Chronic bronchitis, a disease mainly of cigarette smokers, shares many clinical features with cystic fibrosis, a disease of altered ion transport, suggesting that the negative effects of cigarette smoke on mucociliary clearance may be mediated through alterations in ion transport. We tested the hypothesis that cigarette smoke extract would inhibit chloride secretion in human bronchial epithelial cells. In agreement with studies in canine trachea, cigarette smoke extract inhibited net chloride secretion without affecting sodium transport. We performed microelectrode impalements and impedance analysis studies to investigate the physiological mechanisms of this inhibition. These data demonstrated that cigarette smoke extract caused an acute increase in membrane resistances in conjunction with apical membrane hyperpolarization, an effect consistent with inhibition of an apical membrane anion conductance. After this acute phase, both membrane resistances decreased while membrane potentials continued to hyperpolarize, indicating that cigarette smoke extract also inhibited the basolateral entry of chloride into the cell. Furthermore, cigarette smoke extract caused an increase in mucin secretion. Therefore, the ion transport phenotype of human bronchial epithelial cells exposed to cigarette smoke extract is similar to that of cystic fibrosis epithelia in which there is sodium absorption out of proportion to chloride secretion in the setting of increased mucus secretion.
- chronic obstructive pulmonary disease
- cystic fibrosis
- cystic fibrosis transmembrane conductance regulator
- airway surface liquid
- mucociliary clearance
the mucociliary apparatus consists of the epithelial lining of the airways, cilia, a periciliary fluid layer (sol), and a mucus layer (gel). Together the periciliary fluid layer and the mucus layer make up the airway surface liquid (ASL) (38). Mucociliary clearance (MCC) comprises the organized movement of the ASL from the distal airway toward the pharynx. MCC is an innate lung defense mechanism that traps pollutants and inhaled particulate material and removes them from the lungs. Maintenance of normal MCC depends on proper ciliary beating and the biological properties of the ASL. Airway epithelial cells actively participate in the modulation and modification of ASL. In particular, the volume of the periciliary fluid layer (22) and the viscoelastic properties of the mucus (32) are affected by vectorial ion transport.
The hypothesis that alterations in ion transport lead to clinically significant alterations in MCC is strongly supported by observations of patients with cystic fibrosis (CF). In CF, mutations in the CFTR result in diminished apical membrane anion conductance and elevated sodium absorption (17). Together these changes in electrolyte transport cause a decrease in MCC that eventually results in chronic mucopurulent bronchitis and chronic infection of the lower airways (1). Chronic bronchitis, a disease seen mainly in cigarette smokers, shares with CF the presence of goblet cell hyperplasia, mucus hypersecretion, neutrophilic infiltration of the airway lumen, and the presence of bacterial pathogens in the lower airways (25). These similarities suggest that cigarette smoke negatively affects MCC, an effect that has been observed both clinically and experimentally (27, 28, 36).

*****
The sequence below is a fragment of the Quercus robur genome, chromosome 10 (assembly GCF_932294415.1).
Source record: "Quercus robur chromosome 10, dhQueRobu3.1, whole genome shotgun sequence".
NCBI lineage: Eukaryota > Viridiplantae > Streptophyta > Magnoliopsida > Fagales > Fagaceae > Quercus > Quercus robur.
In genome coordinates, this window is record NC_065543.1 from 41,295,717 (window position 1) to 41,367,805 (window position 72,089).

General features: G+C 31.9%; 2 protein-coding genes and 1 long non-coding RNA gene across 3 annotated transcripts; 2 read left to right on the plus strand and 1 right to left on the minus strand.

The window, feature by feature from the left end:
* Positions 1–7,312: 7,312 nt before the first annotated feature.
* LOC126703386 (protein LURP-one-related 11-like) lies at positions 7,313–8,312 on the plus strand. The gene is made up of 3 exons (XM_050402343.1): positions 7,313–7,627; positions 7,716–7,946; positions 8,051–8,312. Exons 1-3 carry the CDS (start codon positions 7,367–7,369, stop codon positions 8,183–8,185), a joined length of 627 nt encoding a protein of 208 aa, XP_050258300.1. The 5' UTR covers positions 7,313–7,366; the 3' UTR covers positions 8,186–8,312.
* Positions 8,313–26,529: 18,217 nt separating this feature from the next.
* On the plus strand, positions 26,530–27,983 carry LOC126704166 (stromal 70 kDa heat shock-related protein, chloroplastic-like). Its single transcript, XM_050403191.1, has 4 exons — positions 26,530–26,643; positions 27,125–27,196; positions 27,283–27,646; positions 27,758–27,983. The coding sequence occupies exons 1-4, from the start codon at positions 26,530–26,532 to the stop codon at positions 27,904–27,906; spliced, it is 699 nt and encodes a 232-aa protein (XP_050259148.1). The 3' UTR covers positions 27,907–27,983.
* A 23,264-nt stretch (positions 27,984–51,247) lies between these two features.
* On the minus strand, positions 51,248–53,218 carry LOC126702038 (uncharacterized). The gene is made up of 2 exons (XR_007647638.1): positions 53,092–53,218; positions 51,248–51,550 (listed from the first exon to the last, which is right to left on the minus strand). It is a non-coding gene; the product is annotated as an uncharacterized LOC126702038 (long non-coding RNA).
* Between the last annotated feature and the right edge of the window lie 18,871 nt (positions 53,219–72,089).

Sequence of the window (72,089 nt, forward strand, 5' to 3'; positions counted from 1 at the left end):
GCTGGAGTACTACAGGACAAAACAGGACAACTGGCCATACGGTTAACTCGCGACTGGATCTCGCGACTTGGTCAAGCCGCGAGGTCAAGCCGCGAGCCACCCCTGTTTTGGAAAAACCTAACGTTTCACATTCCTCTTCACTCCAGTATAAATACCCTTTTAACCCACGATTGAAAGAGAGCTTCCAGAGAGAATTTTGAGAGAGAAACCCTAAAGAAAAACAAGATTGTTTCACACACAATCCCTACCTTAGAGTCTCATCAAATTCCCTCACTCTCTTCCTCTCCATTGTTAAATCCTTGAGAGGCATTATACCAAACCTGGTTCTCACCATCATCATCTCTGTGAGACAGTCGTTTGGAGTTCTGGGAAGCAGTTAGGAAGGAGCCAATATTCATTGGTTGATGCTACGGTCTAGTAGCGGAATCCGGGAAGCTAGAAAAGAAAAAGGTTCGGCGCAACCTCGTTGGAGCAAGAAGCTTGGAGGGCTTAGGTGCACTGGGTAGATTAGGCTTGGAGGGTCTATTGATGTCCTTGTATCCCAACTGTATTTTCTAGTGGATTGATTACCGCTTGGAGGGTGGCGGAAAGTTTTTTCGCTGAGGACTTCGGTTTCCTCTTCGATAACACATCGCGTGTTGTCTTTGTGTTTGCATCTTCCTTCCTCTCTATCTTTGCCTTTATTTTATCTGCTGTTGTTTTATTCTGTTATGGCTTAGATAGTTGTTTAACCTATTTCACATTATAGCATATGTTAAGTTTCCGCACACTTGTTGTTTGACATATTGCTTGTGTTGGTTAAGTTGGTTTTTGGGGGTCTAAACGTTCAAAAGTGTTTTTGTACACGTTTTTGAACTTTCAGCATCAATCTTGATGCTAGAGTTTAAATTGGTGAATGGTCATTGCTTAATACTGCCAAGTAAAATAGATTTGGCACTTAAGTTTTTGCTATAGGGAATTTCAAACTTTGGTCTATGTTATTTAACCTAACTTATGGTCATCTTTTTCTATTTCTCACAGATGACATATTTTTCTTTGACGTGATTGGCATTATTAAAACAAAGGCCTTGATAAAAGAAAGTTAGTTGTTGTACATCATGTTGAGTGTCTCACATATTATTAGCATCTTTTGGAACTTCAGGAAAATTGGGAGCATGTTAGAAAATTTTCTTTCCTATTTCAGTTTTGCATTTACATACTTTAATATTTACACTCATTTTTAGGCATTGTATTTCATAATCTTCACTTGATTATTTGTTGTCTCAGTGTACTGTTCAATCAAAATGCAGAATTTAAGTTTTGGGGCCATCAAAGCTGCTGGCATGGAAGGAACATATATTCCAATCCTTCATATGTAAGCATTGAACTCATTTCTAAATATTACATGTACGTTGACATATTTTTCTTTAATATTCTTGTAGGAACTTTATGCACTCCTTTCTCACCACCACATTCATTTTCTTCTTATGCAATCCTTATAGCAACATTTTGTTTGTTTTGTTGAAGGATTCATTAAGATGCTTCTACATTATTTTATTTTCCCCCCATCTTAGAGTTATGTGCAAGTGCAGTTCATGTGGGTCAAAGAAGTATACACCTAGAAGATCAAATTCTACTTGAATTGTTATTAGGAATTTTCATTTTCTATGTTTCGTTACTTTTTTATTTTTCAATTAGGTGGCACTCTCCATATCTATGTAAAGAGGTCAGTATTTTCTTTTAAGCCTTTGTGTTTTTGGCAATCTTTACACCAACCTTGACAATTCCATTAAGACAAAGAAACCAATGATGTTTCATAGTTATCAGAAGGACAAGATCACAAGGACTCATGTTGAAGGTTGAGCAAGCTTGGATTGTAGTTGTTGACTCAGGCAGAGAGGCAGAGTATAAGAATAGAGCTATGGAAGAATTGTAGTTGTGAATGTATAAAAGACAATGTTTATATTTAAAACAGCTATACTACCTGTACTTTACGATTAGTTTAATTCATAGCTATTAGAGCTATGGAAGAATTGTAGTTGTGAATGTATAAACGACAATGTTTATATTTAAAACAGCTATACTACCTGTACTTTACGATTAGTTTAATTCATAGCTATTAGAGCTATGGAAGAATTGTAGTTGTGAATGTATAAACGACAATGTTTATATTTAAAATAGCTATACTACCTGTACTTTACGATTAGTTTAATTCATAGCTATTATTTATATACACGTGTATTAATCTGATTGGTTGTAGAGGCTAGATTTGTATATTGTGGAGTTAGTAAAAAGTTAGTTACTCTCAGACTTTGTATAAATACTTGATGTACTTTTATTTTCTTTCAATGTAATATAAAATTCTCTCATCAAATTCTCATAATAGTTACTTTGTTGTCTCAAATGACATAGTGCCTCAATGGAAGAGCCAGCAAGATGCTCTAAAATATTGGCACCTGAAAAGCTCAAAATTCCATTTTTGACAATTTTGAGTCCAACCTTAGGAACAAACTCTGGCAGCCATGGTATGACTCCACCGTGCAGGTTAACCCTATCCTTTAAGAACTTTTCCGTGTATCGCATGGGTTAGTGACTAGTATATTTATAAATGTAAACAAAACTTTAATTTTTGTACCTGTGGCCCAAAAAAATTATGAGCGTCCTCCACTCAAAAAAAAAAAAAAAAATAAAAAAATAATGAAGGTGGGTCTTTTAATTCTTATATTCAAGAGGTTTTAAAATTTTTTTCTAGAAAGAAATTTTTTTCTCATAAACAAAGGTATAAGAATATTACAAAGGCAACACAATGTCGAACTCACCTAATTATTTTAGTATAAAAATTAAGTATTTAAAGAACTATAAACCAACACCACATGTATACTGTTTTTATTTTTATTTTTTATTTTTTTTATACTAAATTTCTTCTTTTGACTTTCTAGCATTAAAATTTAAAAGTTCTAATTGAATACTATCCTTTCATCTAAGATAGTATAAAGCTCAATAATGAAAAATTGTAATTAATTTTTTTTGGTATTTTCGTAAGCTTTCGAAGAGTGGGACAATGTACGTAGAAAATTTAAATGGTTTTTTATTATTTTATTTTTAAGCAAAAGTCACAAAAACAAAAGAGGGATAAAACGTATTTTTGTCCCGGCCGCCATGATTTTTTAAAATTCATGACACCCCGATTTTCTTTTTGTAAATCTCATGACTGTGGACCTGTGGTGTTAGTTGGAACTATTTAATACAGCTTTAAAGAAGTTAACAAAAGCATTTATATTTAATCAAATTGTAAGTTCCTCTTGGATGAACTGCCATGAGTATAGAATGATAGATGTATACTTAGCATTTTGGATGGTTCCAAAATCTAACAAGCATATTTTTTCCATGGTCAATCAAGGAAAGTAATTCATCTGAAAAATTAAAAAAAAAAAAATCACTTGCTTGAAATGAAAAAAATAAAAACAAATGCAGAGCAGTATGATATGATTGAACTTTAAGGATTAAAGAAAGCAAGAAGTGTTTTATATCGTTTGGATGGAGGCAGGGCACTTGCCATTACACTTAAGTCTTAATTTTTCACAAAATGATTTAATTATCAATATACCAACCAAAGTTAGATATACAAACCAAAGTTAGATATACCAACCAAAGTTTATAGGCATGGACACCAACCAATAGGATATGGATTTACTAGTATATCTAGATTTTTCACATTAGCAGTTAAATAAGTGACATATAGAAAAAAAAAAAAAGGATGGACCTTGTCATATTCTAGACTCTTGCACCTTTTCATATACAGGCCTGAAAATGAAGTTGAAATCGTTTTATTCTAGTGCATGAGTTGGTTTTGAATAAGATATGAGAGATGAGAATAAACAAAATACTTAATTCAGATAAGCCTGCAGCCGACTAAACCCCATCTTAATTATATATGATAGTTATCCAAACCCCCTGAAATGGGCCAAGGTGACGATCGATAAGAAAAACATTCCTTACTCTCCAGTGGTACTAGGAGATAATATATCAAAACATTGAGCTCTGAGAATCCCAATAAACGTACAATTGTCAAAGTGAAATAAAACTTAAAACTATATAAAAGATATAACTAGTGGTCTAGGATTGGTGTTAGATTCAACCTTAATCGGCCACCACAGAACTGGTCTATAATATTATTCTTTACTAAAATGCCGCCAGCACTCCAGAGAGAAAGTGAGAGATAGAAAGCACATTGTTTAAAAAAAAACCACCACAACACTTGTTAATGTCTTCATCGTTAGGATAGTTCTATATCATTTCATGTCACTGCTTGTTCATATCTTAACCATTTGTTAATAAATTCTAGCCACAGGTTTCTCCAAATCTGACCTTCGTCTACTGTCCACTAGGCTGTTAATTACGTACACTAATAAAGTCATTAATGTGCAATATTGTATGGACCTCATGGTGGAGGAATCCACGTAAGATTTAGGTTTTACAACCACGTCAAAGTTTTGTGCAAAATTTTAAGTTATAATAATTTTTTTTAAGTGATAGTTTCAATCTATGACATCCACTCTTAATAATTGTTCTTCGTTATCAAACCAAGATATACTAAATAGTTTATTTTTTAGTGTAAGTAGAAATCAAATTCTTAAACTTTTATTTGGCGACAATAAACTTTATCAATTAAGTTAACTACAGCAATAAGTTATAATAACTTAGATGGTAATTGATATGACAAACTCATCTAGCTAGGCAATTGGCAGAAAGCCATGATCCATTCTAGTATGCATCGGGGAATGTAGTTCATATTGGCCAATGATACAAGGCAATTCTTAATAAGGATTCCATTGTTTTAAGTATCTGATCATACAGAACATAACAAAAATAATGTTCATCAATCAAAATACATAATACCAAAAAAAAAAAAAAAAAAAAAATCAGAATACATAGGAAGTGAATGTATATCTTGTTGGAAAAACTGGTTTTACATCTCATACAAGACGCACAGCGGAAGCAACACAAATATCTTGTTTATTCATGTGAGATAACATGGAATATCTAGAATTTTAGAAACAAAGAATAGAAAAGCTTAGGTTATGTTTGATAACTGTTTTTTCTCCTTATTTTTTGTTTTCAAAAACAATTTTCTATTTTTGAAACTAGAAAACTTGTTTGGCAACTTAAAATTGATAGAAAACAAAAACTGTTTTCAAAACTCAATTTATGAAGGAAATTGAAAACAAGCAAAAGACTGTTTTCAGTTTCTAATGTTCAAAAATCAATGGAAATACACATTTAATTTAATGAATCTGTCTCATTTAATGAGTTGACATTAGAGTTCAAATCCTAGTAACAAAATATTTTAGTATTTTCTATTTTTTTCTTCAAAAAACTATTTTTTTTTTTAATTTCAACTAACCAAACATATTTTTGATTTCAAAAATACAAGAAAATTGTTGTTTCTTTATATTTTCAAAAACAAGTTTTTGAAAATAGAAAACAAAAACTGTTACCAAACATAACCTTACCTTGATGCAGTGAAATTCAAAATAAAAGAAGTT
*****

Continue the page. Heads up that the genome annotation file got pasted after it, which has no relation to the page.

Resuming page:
Cigarette smoke is a complex mixture of biologically active chemicals (3) that affects more than one component of the mucociliary apparatus (9). Histological studies of cilia from the airways of smokers have shown both decreased numbers of ciliated cells (38) and increased numbers of ciliary ultrastructural abnormalities (34). In vitro studies have demonstrated that cigarette smoke upregulates the production of airway mucin (30). Furthermore, in vivo and in vitro studies with canine epithelia demonstrate that cigarette smoke acutely decreases chloride secretion (39). The purpose of the studies reported here was to test the hypothesis that cigarette smoke extract (CSE) would decrease chloride secretion in human bronchial epithelial cells (HBECs). To test this hypothesis we performed short-circuit current (Isc) measurements and unidirectional ion flux studies to assess active ion transport. In addition, microelectrode impalements and impedance analysis studies were performed to gain some insight into the mechanism of action of CSE-mediated inhibition of chloride secretion in HBECs.
MATERIALS AND METHODS
The use of HBECs was approved by the Institutional Review Board of the University of Pittsburgh. HBECs purchased from Cambrex (East Rutherford, NJ) were grown in bronchial epithelial cell growth medium (BEGM; Clonetics) supplemented with bovine pituitary extract (52 μg/ml), hydrocortisone (0.5 μg/ml), human recombinant epidermal growth factor (0.5 ng/ml), epinephrine (0.5 μg/ml), transferrin (10 μg/ml), insulin (5 μg/ml), retinoic acid (0.1 μg/ml), triiodothyronine (6.5 μg/ml), gentamicin (50 μg/ml), and amphotericin B (50 μg/ml). Medium was changed every 48 h until cells were 90% confluent. Cells were then passaged and seeded on polystyrene Snapwell inserts (Costar) in differentiation medium containing 50% DMEM in BEGM with the same supplements as above but without amphotericin B or triiodothyronine and with a final retinoic acid concentration of 50 nM (all-trans retinoic acid). Cells on inserts were kept submerged for the first 7 days in culture, after which time they were exposed to an apical air interface for the remainder of the culture period. Cells were used between days 14 and 21 after establishment of the apical air interface. At all stages of culture, cells were maintained at 37°C in 5% CO2 in an air incubator.